Research has shown that people are reluctant to seek professional help for depression, especially from mental health professionals. This may be because of the impact of stigma which can involve people's own responses to depression and help-seeking (self stigma) as well as their perceptions of others' negative responses (perceived stigma). The aim of this article was to examine community help-seeking intentions and stigmatizing beliefs associated with depression. A total of 1,312 adults randomly sampled from the Australian community completed a questionnaire providing a depression vignette and measures of self- and perceived-stigmatizing responses, source-specific help-seeking intentions, current depressive symptoms and depression experience, and demographics. Many people reported they would feel embarrassed about seeking help from professionals, and believed that other people would have a negative reaction to them if they sought such help. Some expected professionals to respond negatively to them. Responses varied according to the sources of professional help. Self-embarrassment and expectations that others would respond negatively predicted the likelihood of help-seeking from professional sources. Self- and perceived-stigmatizing responses to help-seeking for depression are prevalent in the community and are associated with reluctance to seek professional help. Interventions should focus on minimizing expectations of negative responses from others and negative self-responses to help-seeking, and should target younger people.
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              Diagnostic and statistical manual of mental disorders (fourth edition, text revision)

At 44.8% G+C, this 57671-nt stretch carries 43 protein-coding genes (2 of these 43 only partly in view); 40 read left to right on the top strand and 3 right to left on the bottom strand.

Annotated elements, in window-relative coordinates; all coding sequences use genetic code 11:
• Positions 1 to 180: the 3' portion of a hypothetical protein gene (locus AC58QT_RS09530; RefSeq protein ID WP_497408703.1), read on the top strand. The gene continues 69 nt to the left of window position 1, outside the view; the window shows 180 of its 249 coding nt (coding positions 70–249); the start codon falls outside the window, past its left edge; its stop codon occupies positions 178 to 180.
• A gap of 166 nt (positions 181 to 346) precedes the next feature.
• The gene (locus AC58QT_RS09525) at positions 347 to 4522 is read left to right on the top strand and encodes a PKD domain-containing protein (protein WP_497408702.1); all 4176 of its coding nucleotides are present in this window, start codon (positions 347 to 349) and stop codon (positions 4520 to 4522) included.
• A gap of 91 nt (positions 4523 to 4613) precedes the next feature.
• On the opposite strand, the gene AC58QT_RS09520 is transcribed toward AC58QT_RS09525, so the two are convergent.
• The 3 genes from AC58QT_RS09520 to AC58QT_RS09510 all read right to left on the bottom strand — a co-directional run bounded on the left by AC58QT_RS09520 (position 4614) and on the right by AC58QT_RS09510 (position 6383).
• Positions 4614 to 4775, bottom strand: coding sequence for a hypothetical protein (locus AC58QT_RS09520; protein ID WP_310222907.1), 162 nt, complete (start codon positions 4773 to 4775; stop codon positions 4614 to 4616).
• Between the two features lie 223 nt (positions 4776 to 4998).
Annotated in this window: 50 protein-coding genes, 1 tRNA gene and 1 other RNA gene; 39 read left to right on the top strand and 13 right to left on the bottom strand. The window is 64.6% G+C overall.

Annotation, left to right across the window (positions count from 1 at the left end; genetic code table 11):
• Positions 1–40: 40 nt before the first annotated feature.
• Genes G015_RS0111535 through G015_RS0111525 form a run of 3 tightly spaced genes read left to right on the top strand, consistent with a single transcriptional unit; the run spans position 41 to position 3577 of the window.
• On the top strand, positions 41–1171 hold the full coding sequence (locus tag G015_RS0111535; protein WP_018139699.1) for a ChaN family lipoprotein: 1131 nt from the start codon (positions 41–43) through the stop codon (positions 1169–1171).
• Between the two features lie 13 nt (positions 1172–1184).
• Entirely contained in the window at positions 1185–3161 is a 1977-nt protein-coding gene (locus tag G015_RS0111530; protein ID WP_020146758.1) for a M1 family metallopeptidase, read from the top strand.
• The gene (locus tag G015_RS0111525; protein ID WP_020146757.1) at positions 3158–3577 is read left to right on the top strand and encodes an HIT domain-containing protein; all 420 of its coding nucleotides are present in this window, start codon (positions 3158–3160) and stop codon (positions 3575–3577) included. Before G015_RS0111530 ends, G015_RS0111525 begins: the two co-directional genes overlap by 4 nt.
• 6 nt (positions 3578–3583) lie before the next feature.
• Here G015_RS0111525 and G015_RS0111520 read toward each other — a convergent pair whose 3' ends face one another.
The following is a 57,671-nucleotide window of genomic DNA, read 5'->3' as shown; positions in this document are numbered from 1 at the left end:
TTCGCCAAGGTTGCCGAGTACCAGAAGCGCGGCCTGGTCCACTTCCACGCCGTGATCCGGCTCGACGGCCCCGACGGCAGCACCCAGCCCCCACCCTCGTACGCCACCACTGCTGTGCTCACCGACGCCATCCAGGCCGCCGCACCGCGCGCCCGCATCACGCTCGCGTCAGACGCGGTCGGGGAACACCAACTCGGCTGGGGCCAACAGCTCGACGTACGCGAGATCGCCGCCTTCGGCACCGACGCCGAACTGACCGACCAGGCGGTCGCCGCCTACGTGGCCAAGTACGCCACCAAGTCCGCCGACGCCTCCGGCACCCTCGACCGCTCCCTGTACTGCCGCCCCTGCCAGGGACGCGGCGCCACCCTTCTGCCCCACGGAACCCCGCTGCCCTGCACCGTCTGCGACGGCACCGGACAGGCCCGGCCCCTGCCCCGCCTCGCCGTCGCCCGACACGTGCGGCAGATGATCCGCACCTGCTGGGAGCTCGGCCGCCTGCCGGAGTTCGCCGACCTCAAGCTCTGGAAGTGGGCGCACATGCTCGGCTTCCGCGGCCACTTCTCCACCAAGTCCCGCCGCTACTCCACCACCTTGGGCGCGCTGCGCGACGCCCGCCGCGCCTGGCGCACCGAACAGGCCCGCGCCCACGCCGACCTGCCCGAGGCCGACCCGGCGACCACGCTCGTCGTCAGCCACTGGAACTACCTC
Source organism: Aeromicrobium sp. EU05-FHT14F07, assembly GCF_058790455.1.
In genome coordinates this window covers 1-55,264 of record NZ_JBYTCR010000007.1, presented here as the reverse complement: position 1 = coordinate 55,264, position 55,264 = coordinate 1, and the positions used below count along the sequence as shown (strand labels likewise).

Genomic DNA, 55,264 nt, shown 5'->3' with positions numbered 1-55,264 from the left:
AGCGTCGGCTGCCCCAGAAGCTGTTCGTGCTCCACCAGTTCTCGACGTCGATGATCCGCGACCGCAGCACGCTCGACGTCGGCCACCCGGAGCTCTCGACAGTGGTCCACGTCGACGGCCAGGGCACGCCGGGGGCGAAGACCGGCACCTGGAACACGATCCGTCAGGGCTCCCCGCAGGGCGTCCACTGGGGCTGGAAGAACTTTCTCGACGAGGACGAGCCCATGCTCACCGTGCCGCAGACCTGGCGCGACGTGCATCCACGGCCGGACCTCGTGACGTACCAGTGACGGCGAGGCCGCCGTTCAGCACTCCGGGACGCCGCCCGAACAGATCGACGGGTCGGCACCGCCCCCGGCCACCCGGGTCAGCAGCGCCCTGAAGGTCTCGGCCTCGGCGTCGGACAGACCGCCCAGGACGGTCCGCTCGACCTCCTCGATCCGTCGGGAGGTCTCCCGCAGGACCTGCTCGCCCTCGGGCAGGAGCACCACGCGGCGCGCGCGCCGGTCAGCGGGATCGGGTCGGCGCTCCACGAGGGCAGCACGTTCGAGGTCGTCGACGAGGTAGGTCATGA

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                Author and article information

                Journal
                BMC Public Health
                BMC Public Health
                BioMed Central
                1471-2458
                2008
                20 April 2008
                : 8
                : 125
                Affiliations
                [1 ]Centre for Mental Health Research, Australian National University, Canberra, ACT, 0200, Australia
                [2 ]ORYGEN Research Centre, Department of Psychiatry, University of Melbourne, Locked Bag 10, Parkville, Victoria, 3052, Australia
                Article
                1471-2458-8-125
                10.1186/1471-2458-8-125
                2358892
                18423049
                09ac2f95-76d9-4bc9-b4ac-677255aa31d5
                Copyright © 2008 Farrer et al; licensee BioMed Central Ltd.

                This is an Open Access article distributed under the terms of the Creative Commons Attribution License ( http://creativecommons.org/licenses/by/2.0), which permits unrestricted use, distribution, and reproduction in any medium, provided the original work is properly cited.

                History
                : 11 September 2007
                : 20 April 2008
                Categories
                Research Article

                Public health
                Public health